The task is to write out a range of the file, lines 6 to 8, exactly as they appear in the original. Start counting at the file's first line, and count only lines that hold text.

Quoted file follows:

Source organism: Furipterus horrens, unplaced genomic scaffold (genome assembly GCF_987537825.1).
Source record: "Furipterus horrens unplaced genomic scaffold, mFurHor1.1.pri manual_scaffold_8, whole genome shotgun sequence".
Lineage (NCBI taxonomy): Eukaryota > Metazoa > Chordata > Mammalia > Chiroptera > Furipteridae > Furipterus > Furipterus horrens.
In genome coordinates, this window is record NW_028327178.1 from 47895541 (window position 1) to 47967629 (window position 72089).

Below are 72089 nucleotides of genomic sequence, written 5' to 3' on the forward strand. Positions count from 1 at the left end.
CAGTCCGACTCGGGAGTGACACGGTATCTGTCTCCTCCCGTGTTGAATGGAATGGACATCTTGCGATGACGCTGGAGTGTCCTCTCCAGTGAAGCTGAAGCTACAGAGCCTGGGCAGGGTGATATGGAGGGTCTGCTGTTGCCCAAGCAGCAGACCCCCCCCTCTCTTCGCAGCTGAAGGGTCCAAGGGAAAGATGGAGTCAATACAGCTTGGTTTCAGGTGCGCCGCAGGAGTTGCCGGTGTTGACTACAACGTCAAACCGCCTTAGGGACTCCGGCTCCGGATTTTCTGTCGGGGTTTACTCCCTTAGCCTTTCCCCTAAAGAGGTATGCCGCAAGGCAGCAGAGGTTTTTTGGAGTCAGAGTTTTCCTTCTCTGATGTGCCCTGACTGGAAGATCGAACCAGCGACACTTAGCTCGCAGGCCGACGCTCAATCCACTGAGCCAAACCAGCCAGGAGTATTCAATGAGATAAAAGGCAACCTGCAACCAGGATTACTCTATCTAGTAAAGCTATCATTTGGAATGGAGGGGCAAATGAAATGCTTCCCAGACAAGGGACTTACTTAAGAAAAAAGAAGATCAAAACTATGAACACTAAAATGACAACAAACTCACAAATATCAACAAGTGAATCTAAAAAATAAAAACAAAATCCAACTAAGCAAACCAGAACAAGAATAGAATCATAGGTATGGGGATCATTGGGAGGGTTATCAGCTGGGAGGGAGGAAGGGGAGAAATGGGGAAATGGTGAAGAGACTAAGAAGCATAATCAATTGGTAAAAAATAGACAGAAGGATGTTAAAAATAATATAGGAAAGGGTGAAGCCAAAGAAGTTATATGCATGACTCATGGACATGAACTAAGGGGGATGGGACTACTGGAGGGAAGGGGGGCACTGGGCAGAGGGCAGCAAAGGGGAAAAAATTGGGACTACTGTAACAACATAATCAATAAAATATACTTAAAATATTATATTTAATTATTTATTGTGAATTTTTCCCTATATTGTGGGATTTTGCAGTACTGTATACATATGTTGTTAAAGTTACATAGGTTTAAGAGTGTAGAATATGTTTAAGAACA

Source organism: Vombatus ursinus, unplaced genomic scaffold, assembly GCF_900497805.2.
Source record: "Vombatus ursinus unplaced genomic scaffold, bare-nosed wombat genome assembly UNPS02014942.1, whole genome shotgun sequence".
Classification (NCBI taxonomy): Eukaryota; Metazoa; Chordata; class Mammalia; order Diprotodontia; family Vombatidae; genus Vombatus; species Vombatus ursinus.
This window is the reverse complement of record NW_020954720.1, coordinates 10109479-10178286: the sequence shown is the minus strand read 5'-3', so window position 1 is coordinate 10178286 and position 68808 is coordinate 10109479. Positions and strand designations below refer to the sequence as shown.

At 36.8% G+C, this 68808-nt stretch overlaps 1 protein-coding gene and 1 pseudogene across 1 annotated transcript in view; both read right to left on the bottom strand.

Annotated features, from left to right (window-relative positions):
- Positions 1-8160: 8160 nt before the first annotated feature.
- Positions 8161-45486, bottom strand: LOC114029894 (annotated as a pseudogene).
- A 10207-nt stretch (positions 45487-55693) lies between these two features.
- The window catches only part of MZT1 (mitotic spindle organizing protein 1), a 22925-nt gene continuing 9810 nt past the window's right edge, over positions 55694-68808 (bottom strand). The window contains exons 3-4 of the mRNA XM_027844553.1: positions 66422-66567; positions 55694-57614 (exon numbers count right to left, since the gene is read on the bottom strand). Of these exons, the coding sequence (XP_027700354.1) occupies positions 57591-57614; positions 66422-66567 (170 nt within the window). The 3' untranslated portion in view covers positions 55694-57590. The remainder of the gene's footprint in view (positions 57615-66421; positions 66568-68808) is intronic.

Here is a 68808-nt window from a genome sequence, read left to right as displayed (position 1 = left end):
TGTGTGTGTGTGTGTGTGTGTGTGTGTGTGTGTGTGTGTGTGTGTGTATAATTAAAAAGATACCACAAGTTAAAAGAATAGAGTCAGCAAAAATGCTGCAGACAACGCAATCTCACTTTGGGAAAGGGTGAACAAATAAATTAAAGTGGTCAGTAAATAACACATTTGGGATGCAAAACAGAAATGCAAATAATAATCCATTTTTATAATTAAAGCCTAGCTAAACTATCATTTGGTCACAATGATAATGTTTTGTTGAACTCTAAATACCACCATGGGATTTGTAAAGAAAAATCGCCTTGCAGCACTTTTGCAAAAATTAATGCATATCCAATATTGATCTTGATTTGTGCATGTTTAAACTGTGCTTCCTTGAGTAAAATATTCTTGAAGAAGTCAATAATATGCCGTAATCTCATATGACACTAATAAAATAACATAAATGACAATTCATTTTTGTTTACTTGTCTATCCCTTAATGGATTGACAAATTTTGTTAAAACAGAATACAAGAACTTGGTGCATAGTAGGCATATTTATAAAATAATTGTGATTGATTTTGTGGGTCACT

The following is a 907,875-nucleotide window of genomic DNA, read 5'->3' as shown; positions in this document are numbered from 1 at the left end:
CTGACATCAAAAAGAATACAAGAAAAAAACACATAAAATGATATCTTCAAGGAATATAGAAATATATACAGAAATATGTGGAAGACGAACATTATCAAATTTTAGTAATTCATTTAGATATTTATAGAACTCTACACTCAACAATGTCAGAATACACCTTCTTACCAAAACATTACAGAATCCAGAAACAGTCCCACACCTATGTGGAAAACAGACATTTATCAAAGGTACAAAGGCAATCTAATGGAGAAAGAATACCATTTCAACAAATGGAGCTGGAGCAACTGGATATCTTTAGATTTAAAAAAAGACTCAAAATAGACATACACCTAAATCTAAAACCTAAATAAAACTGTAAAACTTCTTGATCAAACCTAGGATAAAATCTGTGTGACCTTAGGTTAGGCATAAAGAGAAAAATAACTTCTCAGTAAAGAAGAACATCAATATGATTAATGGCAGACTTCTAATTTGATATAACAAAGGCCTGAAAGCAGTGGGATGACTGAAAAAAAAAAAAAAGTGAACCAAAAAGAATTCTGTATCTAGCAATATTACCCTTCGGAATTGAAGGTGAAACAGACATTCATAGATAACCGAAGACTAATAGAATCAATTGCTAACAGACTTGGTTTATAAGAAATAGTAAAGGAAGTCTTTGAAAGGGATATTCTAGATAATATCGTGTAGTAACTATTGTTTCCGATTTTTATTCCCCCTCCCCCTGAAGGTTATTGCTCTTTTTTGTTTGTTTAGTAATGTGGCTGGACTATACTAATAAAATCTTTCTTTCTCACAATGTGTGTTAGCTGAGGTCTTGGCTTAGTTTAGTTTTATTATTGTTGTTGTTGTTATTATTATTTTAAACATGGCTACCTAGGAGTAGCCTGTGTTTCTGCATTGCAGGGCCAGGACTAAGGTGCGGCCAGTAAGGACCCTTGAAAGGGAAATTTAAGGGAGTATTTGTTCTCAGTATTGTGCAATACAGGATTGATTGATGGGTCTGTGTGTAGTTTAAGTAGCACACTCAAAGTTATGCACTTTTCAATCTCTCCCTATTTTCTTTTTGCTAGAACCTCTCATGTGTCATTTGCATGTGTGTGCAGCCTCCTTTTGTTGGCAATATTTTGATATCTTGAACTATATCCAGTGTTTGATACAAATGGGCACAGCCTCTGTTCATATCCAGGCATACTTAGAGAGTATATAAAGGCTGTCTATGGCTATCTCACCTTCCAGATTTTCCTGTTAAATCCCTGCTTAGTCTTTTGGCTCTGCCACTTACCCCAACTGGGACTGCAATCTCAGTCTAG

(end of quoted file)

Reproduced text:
CAGTCCGACTCGGGAGTGACACGGTATCTGTCTCCTCCCGTGTTGAATGGAATGGACATCTTGCGATGACGCTGGAGTGTCCTCTCCAGTGAAGCTGAAGCTACAGAGCCTGGGCAGGGTGATATGGAGGGTCTGCTGTTGCCCAAGCAGCAGACCCCCCCCTCTCTTCGCAGCTGAAGGGTCCAAGGGAAAGATGGAGTCAATACAGCTTGGTTTCAGGTGCGCCGCAGGAGTTGCCGGTGTTGACTACAACGTCAAACCGCCTTAGGGACTCCGGCTCCGGATTTTCTGTCGGGGTTTACTCCCTTAGCCTTTCCCCTAAAGAGGTATGCCGCAAGGCAGCAGAGGTTTTTTGGAGTCAGAGTTTTCCTTCTCTGATGTGCCCTGACTGGAAGATCGAACCAGCGACACTTAGCTCGCAGGCCGACGCTCAATCCACTGAGCCAAACCAGCCAGGAGTATTCAATGAGATAAAAGGCAACCTGCAACCAGGATTACTCTATCTAGTAAAGCTATCATTTGGAATGGAGGGGCAAATGAAATGCTTCCCAGACAAGGGACTTACTTAAGAAAAAAGAAGATCAAAACTATGAACACTAAAATGACAACAAACTCACAAATATCAACAAGTGAATCTAAAAAATAAAAACAAAATCCAACTAAGCAAACCAGAACAAGAATAGAATCATAGGTATGGGGATCATTGGGAGGGTTATCAGCTGGGAGGGAGGAAGGGGAGAAATGGGGAAATGGTGAAGAGACTAAGAAGCATAATCAATTGGTAAAAAATAGACAGAAGGATGTTAAAAATAATATAGGAAAGGGTGAAGCCAAAGAAGTTATATGCATGACTCATGGACATGAACTAAGGGGGATGGGACTACTGGAGGGAAGGGGGGCACTGGGCAGAGGGCAGCAAAGGGGAAAAAATTGGGACTACTGTAACAACATAATCAATAAAATATACTTAAAATATTATATTTAATTATTTATTGTGAATTTTTCCCTATATTGTGGGATTTTGCAGTACTGTATACATATGTTGTTAAAGTTACATAGGTTTAAGAGTGTAGAATATGTTTAAGAACA

Source organism: Vombatus ursinus, unplaced genomic scaffold, assembly GCF_900497805.2.
Source record: "Vombatus ursinus unplaced genomic scaffold, bare-nosed wombat genome assembly UNPS02014942.1, whole genome shotgun sequence".